Hi Kevin, thanks for the support. I should have a free morning this Friday so I'm going to try and get my info organized to send it to you. If you'd post it that would be great and I'll certainly take you up on that offer! Thanks again!-Kelli

Comment from danielle martin on July 11, 2007 - 5:06pm

On the "explaining you're a VISTA" front, I have to admit, I pick my battles. If I'm trying to get something simple, I may just go with "I'm an intern" but if I'm meeting community partners who count, I go into the spiel. But what's really helped me is having a great supervisor (Thaddeus) who really gets what VISTAs do and having HIM explain it to people. Maybe get a few people on board to take the giving the spiel off your shoulders alone.

ALSO - tell me more about this "psuedo-digital storytelling medium"? Digital storytelling is sorta my gig this should check out and tell me what you think.


FINALLY blogging!


Wow, I haven't blogged since November.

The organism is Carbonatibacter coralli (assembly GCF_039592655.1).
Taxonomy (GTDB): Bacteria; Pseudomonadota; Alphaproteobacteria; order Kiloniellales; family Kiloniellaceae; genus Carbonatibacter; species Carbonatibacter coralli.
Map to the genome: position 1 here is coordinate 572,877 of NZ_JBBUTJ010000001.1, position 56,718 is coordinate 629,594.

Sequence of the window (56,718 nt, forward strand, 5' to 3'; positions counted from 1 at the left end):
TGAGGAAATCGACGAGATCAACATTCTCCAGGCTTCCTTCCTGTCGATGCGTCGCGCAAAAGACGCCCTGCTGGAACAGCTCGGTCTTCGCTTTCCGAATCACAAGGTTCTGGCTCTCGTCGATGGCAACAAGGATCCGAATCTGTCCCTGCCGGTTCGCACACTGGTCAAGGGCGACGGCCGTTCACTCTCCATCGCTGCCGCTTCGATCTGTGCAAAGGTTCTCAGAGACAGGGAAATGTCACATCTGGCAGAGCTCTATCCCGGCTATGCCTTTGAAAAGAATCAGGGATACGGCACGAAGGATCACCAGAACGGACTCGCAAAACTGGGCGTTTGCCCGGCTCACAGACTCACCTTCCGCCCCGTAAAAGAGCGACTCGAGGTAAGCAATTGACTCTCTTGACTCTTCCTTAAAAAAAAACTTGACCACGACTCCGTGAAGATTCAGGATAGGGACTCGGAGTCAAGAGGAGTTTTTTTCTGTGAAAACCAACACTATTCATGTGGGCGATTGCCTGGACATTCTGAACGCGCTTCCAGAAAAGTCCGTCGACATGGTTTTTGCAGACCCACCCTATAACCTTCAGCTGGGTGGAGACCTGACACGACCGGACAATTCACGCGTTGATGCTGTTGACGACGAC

I've been meaning to do it. Thinking about doing it. Feeling like I should do it. But now I'm actually doing it. A nice quiet Friday afternoon presents the perfect time to blog.

 So, what have I been up to? Planning workshops, teaching workshops, going to meetings, working on curriculum materials, and helping with a website project for digital storytelling facilitators. That's the past few months in a nutshell.

Comment from Corey Funderburk on March 15, 2007 - 1:32pm

Hi Jessica,

That does sound a bit stressful, but you sound like you're handling it quite well! That's pretty nifty you get your own interns and three at that! You should definitely take a Yoga class or something of that nature. Laura and I have a few favorite weekly TV shows that give us something stress-free to look forward to. Do you have a bike you can ride around or a favorite coffee shop? Anyway, keep up the good work, it's good to hear your blog-voice again! :)


Similar Projects


The following is a list of projects similar to the Digital Arts Service Corps.